One of the great mysteries of the NFL news cycle is the league's formula for awarding compensatory picks in the draft. The league does not disclose the formula, but with every passing year, the best puzzle-solvers following pro football become better at cracking the code.
Philly.com published a thoroughly detailed article on what we do and don't know about the league's compensatory pick formula. They also predicted which teams would receive compensatory picks, and assigned round values for each pick as well. The Buffalo Bills were originally projected to emerge with one seventh-round pick, but have rectified a mistake and concluded that the Bills will not receive one.
If the prediction is wrong, and the Bills do net a late-round compensatory pick, it will not be because of a net player loss in free agency, but because of a net value loss from a contract perspective.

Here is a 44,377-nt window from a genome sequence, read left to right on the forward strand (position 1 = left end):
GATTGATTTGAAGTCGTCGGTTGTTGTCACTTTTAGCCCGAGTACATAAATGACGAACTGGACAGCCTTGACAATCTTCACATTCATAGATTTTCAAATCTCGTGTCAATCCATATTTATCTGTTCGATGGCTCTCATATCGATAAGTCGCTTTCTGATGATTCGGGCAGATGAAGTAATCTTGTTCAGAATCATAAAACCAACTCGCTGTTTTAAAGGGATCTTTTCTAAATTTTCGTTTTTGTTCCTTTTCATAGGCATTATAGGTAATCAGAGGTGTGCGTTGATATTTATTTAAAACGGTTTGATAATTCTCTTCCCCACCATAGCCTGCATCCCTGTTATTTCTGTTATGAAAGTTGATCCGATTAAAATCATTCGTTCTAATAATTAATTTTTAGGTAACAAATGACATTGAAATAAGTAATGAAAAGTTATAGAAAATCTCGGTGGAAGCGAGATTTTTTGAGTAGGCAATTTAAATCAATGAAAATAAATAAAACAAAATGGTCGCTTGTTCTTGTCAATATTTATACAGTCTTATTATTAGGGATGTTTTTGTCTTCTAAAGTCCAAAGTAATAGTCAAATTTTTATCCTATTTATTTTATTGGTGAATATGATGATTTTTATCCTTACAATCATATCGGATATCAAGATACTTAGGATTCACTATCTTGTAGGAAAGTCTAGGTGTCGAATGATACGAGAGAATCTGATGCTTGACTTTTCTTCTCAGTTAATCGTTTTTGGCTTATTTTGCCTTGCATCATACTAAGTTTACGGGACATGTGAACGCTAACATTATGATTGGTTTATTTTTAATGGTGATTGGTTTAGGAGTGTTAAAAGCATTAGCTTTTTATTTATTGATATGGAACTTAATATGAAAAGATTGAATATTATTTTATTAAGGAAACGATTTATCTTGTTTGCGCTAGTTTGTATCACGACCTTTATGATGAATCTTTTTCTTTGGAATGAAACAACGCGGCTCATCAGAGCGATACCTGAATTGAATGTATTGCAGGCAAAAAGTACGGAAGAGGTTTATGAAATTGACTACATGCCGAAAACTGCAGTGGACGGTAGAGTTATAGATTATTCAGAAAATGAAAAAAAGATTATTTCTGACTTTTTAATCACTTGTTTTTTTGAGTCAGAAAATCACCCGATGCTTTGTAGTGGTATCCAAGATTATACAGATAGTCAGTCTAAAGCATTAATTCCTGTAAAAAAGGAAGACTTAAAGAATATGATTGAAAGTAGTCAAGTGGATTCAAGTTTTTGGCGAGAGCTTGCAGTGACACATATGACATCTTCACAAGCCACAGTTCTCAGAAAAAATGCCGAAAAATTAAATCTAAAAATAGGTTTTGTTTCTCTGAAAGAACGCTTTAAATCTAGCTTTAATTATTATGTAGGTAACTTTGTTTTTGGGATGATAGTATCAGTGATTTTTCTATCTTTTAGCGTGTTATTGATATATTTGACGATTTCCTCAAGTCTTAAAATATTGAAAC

Buffalo found themselves without the services of a lot of notable names in 2013 from their 2012 team, but cut players - Ryan Fitzpatrick chief among them - do not apply to the compensatory pick formula. Therefore, as the Philly.com article points out, they lost two players (Andy Levitre to Tennessee and Chad Rinehart to San Diego) and signed two themselves (Alan Branch and Manny Lawson).
A third notable Bills free agent signing, Kevin Kolb, also does not qualify for the formula because he missed the season with an injury. The "net value" possibility comes into play because Levitre's contract far outweighed those signed by Branch and Lawson (and Rinehart, for that matter).
Again, this is just an educated guess being made by the Philly.com authors, so treat it as a rumor for now. But it's now looking like the Bills will need to maneuver around the draft board via trade if they're going to pick up extra picks in the 2014 NFL Draft.